But then again, I am doing what LeVar Burton told me to never do and that’s judge a book by its cover. Because regardless of my hesitations with the 2019 remake of Child’s Play, I still walked away pleasantly surprised. So much so, I might have to put this on my top 10 list this year.

That’s right, readers, I’m happy to report that the remake is fucking awesome and a must see for horror and Chucky fans alike. Though I don’t know if I should even call this a remake. It’s less a retelling or remake of the original and more like an homage to it.

One thing is clear to you right off the bat and that’s this film is stupid. It knows it’s stupid and they relish in it. The original if you didn’t know was about a serial killer named Charles Lee Ray who dabbled in voodoo, who is killed one night while running from the police. As he lies dying, he uses his voodoo magic to transfer his soul into a Good Guy doll.

This gives him the motivation throughout the series of finding a human body to place his soul in and leave the doll behind.

In the remake however, things are extremely different, as there is no serial killer and no voodoo magic. But there is a disgruntled factory worker in Vietnam who is the one to bring Chucky to life sort of speak.

After getting chewed out by his boss, the worker decides before killing himself to take away all of Buddi’s safety protocols. Why a toy like this would have a need for such a thing is beyond me, but remember, this film is purposely stupid so the best thing you can do is not think too hard about it and just go with the flow.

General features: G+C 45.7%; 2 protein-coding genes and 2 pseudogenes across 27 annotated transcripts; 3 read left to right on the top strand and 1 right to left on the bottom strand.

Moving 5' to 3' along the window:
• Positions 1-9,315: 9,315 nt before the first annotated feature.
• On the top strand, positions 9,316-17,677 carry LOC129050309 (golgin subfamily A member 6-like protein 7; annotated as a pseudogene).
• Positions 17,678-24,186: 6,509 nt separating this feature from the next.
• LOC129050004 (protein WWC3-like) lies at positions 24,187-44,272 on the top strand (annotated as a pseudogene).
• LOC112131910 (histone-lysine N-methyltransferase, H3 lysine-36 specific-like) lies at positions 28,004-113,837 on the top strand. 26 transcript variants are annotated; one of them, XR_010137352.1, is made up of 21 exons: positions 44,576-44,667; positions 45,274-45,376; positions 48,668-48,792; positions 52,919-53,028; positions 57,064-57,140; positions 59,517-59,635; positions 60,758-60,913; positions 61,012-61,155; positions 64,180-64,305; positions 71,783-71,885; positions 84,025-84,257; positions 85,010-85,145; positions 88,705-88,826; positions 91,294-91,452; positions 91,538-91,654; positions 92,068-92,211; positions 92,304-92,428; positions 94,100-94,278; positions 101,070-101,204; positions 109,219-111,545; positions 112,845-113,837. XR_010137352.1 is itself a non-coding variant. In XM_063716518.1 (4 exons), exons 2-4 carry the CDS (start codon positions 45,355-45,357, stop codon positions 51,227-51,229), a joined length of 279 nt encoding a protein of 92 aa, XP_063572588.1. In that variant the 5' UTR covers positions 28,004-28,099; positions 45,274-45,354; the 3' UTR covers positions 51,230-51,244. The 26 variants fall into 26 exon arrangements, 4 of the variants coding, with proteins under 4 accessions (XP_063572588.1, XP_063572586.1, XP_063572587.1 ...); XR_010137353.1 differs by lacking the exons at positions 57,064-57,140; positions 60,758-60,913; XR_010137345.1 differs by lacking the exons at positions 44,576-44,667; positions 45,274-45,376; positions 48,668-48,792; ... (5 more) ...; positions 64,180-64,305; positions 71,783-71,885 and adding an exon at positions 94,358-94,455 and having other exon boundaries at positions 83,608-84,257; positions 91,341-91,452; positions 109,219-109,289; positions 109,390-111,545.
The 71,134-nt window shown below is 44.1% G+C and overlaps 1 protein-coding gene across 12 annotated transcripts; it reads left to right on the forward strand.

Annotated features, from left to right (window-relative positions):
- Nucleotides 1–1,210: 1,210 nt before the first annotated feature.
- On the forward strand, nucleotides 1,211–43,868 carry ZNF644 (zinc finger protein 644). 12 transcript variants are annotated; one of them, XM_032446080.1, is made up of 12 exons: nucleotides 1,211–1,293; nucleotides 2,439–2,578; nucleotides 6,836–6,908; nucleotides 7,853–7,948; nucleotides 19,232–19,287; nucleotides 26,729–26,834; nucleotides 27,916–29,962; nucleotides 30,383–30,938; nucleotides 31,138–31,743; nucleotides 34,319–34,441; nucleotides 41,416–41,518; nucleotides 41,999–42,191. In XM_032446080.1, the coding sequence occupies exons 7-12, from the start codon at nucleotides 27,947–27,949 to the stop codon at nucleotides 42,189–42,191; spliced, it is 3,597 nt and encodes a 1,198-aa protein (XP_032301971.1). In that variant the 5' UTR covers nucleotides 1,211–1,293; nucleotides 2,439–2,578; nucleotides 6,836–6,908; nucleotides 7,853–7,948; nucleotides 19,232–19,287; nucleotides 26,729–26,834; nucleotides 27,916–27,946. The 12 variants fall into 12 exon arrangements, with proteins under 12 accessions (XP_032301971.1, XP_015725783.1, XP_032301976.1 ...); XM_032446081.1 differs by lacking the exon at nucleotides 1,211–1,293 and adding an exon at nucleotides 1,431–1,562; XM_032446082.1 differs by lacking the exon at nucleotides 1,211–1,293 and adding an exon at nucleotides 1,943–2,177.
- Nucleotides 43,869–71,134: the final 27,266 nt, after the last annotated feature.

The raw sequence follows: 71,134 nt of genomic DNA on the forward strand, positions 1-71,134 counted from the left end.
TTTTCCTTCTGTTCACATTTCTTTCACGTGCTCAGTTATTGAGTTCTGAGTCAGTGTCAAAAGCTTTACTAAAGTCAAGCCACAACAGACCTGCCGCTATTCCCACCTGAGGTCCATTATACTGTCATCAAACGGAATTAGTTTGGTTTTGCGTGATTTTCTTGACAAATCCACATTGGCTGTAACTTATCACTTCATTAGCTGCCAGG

No longer are the toys called Good Guys, a satire on the popular cabbage patch dolls that were all the crazy in the 80’s. Now more modernized, Chucky is essentially a walking Alexa, being able to control your smartphone, tv, your stereo and even your car. Anything connected to the cloud or any Kaslan made product, this film’s version of either Apple or Amazon, Chucky can control it using his E.T.-like glowing finger.

You guessed it, this makes Chucky a robot this time around. After hearing this I was extremely upset by the change and that’s a pretty big change to have. It changes the whole dynamic of the film. Chucky was no longer motivated to transfer his soul into a young boy, but now his goal is to just be best friends.